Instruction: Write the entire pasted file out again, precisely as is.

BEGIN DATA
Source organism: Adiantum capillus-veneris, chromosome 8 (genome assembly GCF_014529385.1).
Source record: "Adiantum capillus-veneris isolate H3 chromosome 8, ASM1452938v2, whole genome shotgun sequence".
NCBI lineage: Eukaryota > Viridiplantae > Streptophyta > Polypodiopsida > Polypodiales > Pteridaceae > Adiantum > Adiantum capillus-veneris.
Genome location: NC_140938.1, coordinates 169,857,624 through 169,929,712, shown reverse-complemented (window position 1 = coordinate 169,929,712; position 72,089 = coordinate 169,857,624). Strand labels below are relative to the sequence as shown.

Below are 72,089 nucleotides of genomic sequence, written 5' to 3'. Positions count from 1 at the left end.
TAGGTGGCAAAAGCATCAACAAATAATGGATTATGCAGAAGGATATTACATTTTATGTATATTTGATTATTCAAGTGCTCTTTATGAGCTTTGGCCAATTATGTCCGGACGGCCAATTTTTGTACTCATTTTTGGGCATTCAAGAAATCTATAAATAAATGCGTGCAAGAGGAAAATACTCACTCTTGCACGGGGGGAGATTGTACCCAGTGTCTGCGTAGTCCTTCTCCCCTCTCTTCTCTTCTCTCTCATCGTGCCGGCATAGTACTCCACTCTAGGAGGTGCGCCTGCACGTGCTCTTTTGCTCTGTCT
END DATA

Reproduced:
Source organism: Adiantum capillus-veneris, chromosome 8 (genome assembly GCF_014529385.1).
Source record: "Adiantum capillus-veneris isolate H3 chromosome 8, ASM1452938v2, whole genome shotgun sequence".
NCBI lineage: Eukaryota > Viridiplantae > Streptophyta > Polypodiopsida > Polypodiales > Pteridaceae > Adiantum > Adiantum capillus-veneris.
Genome location: NC_140938.1, coordinates 169,857,624 through 169,929,712, shown reverse-complemented (window position 1 = coordinate 169,929,712; position 72,089 = coordinate 169,857,624). Strand labels below are relative to the sequence as shown.

Below are 72,089 nucleotides of genomic sequence, written 5' to 3'. Positions count from 1 at the left end.
TAGGTGGCAAAAGCATCAACAAATAATGGATTATGCAGAAGGATATTACATTTTATGTATATTTGATTATTCAAGTGCTCTTTATGAGCTTTGGCCAATTATGTCCGGACGGCCAATTTTTGTACTCATTTTTGGGCATTCAAGAAATCTATAAATAAATGCGTGCAAGAGGAAAATACTCACTCTTGCACGGGGGGAGATTGTACCCAGTGTCTGCGTAGTCCTTCTCCCCTCTCTTCTCTTCTCTCTCATCGTGCCGGCATAGTACTCCACTCTAGGAGGTGCGCCTGCACGTGCTCTTTTGCTCTGTCT